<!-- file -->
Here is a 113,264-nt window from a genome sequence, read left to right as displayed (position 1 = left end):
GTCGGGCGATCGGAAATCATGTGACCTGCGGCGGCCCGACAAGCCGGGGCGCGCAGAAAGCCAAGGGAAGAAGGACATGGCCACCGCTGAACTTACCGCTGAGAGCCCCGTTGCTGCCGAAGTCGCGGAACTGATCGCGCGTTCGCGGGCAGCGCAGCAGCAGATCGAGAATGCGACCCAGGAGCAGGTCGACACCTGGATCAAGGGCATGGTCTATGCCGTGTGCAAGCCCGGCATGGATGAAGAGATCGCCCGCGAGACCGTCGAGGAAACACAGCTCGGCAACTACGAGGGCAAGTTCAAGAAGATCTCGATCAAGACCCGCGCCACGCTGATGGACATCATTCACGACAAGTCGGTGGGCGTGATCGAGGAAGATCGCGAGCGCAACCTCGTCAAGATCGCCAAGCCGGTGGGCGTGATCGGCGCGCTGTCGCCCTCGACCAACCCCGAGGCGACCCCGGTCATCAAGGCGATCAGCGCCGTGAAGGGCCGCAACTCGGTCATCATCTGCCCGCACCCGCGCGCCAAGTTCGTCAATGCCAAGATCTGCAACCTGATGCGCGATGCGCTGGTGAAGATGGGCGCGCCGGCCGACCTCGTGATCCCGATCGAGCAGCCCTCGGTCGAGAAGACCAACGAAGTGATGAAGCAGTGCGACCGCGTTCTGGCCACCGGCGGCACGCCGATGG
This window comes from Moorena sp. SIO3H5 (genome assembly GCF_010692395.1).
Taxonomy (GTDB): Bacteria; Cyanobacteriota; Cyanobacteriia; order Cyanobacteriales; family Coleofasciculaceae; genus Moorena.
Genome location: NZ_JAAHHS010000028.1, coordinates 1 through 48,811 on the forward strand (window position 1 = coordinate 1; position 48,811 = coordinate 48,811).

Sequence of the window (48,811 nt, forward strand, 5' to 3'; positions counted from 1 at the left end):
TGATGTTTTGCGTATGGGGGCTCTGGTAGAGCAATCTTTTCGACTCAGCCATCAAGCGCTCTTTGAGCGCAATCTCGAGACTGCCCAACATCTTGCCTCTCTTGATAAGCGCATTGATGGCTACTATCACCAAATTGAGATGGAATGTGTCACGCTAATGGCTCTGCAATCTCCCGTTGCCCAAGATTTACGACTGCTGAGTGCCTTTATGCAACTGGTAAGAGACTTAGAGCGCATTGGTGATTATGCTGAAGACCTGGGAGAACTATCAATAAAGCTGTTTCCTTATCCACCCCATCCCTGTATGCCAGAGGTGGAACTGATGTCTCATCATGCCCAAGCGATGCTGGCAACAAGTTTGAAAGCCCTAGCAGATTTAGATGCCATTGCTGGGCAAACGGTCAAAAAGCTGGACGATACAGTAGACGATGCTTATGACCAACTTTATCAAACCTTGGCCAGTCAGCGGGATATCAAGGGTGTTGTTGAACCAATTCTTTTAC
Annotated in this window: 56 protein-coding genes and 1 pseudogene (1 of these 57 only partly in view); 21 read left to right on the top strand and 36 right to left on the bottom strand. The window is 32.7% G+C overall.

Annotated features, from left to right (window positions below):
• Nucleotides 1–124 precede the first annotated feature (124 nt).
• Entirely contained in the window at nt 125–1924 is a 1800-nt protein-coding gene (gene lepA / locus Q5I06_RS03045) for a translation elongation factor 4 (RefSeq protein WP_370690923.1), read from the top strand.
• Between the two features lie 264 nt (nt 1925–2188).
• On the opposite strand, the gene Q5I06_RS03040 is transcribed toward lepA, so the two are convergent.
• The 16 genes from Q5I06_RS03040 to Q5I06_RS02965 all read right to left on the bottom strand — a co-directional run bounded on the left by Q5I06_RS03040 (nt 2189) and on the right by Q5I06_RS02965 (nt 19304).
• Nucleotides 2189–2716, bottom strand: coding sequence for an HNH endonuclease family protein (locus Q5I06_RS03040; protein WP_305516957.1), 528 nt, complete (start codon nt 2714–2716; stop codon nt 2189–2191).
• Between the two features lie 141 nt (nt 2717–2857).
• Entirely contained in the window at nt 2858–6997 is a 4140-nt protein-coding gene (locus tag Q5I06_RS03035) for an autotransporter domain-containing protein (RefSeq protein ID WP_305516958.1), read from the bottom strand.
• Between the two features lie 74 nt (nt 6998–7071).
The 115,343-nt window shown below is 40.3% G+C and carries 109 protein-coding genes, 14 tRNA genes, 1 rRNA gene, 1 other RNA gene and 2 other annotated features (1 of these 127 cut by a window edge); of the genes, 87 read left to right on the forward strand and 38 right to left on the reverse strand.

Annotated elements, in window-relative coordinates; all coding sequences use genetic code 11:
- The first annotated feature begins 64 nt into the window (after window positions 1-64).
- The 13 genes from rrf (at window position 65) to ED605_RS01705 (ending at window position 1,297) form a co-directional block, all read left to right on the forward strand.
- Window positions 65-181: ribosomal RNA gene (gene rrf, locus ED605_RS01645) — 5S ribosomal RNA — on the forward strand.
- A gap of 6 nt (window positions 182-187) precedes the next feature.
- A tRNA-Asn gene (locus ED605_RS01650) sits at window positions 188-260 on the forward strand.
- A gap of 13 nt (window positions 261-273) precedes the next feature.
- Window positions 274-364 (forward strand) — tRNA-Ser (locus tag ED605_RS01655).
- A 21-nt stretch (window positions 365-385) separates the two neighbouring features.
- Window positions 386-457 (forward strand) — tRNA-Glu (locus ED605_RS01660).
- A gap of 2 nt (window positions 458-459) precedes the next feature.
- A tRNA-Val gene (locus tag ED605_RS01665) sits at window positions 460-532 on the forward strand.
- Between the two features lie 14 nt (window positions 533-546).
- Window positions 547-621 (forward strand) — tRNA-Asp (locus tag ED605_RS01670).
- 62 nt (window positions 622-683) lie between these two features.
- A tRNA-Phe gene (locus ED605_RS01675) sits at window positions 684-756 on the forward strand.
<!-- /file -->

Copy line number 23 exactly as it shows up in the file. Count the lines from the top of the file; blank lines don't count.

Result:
- Window positions 65-181: ribosomal RNA gene (gene rrf, locus ED605_RS01645) — 5S ribosomal RNA — on the forward strand.